Monday Bugday

July 14th, 2008

Beautiful weather this week with cool mornings and warm days.  So different from previous year’s drought that many plants and flowers are still blooming.  Hard to believe we’re in the middle of July already.  But I’ve heard the first cicadas for the year already.  It surprised me yesterday while was walking the property.

Lots of other insects out now too.  Here’s a neat looking Katydid of some type on the young boy’s hands.  Doesn’t its wings look just like a leaf?  He found it and wanted to pick it up.  First he asked, “Does it bite?”  “Ah, no it’s like a grasshopper,” I reply.  “Does it sting?” he wants to know next.  “No, it can’t sting,” I say.   “Okay then,”  he says, and picks it up for a picture. 

Katydid species

Of course other bugs are not so pretty.  Here’s a Great Black Wasp I think, sitting on a milkweed leaf.  This one was about an inch and a half long! According to Ted of Beetles in the Bush, this is actually called a mydas fly, probably Mydas clavatus. He posts a little more about it below.  Isn’t it great that other bloggers will stop by and help clarify confusion!  Nature’s rhythm is in full swing with many insect species out now.

Great Black Wasp on milkweed leaf

And our honey bees are still at work on a host of different flowers.  I found another reason to let the grass grow a little longer. Seems that the clover blooms a lot more if I let it, and the bees go right for it.   Maybe we’ll have a little honey this year after all.

Honey bee on white clover

7 Responses to “Monday Bugday”

  1. Ed Abbeyon 14 Jul 2008 at 10:30 am

    The next digital camera I get will have a macro lens. I have one for my 35mm but the cost and time associated with it have it gathering dust on a shelf. My point and shoot digital one is just so quick and easy, albeit without a macro lens.

  2. Beauon 14 Jul 2008 at 10:41 pm

    I went through several smaller digitals that just didn’t work well enough, and finally got a decent one. I need a dedicated macro too however. For now I use a telephoto, or instead get up real close and friendly with the critters, and then use software to crop and zoom. Photos are better, but there’s always room for improvement! :)

  3. Ed Abbeyon 15 Jul 2008 at 7:51 am

    You know, I’ve had a digital camera for several years now and I still keep forgetting about cropping a larger high resolution picture as an alternative to a macro lens. With telephoto do you use a tripod? My point and shoot can’t take anything with the zoom because it just blurs. What’s your camera? I’ve been thinking about a Canon Rebel or something similar but haven’t wanted to fork over the $ quite yet.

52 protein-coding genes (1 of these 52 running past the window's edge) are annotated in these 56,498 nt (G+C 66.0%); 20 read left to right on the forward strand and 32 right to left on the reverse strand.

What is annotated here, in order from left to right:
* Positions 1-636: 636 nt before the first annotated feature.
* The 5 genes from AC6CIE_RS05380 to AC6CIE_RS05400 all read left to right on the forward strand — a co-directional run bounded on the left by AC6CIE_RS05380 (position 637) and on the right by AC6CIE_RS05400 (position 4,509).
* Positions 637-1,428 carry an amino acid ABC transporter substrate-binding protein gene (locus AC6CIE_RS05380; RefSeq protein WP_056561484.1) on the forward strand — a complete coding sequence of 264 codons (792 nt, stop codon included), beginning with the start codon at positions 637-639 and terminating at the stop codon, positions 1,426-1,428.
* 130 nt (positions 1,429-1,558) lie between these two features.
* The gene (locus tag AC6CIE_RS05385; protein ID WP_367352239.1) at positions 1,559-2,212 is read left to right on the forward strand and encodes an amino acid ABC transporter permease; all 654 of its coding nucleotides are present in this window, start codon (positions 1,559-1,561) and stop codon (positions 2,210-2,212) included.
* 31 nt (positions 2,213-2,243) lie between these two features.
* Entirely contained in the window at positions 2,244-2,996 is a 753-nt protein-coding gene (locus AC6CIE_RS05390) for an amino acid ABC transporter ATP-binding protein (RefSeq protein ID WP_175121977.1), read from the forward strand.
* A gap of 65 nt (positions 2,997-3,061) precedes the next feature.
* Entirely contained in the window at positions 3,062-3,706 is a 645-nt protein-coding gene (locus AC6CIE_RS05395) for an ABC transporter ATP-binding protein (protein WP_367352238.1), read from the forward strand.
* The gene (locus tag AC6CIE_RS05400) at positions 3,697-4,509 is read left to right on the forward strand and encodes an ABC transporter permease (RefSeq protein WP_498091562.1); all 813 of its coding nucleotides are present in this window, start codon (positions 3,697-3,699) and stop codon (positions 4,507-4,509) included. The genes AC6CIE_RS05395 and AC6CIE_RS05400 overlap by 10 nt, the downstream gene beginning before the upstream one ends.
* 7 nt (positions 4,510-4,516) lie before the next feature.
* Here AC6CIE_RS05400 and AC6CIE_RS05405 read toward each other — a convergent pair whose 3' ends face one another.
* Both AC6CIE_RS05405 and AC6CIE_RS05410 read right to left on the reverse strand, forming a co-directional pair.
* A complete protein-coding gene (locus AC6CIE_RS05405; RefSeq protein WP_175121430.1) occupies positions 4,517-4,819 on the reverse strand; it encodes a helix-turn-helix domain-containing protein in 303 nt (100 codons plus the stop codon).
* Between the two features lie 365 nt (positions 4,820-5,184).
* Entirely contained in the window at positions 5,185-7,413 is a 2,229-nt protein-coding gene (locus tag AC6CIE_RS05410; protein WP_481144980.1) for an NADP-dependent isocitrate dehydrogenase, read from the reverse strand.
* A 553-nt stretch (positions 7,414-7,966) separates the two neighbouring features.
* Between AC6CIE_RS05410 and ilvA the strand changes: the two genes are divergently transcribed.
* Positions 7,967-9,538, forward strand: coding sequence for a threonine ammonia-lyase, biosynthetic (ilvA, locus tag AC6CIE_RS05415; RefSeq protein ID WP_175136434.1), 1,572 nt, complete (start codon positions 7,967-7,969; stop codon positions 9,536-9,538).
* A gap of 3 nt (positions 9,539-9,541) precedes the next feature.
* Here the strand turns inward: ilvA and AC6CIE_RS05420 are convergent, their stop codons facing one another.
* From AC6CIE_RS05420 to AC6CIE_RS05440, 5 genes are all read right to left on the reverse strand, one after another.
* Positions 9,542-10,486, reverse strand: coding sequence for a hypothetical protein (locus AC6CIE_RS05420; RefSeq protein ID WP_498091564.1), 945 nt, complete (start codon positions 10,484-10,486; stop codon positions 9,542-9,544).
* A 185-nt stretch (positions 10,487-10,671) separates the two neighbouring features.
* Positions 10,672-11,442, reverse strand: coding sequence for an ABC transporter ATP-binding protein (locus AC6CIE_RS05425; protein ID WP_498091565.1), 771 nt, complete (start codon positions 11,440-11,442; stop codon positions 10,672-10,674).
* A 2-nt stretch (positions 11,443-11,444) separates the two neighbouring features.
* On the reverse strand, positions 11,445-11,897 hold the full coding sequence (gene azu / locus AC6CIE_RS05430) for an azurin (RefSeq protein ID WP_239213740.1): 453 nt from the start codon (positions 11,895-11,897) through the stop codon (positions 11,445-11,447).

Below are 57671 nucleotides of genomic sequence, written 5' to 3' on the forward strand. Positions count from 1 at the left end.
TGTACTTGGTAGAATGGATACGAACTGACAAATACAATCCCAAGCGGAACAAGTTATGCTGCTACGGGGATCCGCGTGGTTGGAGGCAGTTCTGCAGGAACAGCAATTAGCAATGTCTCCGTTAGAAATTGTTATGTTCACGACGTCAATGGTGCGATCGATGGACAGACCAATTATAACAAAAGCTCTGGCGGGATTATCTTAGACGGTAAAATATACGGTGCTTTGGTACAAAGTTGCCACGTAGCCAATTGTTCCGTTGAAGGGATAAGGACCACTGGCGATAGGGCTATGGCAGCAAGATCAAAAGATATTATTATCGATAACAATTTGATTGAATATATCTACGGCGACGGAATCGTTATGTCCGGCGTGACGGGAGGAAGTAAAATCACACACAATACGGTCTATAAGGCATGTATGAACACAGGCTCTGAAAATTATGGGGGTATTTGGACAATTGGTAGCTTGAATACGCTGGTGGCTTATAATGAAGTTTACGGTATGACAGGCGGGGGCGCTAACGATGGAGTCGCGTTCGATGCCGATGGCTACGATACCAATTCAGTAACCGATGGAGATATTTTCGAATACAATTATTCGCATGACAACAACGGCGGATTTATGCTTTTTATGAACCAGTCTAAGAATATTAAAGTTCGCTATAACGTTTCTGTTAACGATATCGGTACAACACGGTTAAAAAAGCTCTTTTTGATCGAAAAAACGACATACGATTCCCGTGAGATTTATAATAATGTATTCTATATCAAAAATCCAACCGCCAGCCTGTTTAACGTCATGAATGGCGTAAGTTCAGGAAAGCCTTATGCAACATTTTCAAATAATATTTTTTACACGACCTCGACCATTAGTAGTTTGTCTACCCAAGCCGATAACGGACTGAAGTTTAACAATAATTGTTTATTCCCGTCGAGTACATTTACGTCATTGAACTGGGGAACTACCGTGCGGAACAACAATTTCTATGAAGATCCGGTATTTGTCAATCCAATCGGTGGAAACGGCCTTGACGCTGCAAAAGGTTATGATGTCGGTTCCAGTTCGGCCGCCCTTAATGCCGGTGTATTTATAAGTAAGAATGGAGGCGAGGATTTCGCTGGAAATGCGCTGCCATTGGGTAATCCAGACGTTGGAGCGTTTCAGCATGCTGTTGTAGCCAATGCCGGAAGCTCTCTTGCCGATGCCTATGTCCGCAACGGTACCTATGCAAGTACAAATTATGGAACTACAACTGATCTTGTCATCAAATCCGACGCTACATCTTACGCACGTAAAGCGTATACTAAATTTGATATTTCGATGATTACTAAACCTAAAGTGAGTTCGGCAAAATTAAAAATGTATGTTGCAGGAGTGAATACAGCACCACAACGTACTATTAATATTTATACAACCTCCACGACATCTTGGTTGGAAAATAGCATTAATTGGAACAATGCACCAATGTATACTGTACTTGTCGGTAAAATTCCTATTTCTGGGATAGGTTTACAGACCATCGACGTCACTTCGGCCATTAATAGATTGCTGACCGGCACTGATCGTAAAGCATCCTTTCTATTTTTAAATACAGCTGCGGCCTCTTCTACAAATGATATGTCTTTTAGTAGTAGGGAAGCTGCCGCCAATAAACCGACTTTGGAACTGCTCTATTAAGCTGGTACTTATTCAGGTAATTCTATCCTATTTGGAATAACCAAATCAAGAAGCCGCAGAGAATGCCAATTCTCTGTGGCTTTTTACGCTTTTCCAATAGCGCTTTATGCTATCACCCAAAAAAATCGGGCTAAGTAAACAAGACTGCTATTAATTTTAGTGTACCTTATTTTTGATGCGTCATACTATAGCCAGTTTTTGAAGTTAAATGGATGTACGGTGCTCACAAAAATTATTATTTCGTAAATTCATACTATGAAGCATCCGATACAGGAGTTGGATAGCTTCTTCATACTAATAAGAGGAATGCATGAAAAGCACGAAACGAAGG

4. Beetles In The Bushon 25 Aug 2008 at 6:00 pm

    Hi Beau — I just found your site through Roundrock Journal. The picture of the “big black wasp” is actually a type of fly called a mydas fly, probably Mydas clavatus if it has a yellow/orange band around the waist. Mydas flies breed in decaying wood, where they prey upon other insects within the wood. The adults are probably also predaceous but would not capture and feed on something so large as a katydid, I don’t think.

    Best regards — Ted

  5. Beauon 27 Aug 2008 at 11:56 am

    Hi Ted! Thanks for the clarification… I wondered if it was related to the robber fly? Now that I remember, I did see a flash of reddish color on the abdomen, so I’ll bet you got it exactly! I’ll correct the post… :) Ed- I don’t use a tripod either normally; My camera is a Nikon D-50, one if the better investments I’ve made simply because it’s easy to use. It is quite large however, and there are times I don’t bring it along based on the size. Those little digitals are pretty handy!

  6. Tristan Nealon 21 Oct 2012 at 2:19 pm

    Actually, katydids can bite hard enough to leave a cut in your skin.

  7. Beauon 11 Dec 2012 at 11:14 am

    Hi Tristan- Catching up here- but I didn’t know that? I’ve always picked them up, but will think twice now :) Thanks for coming by and commenting!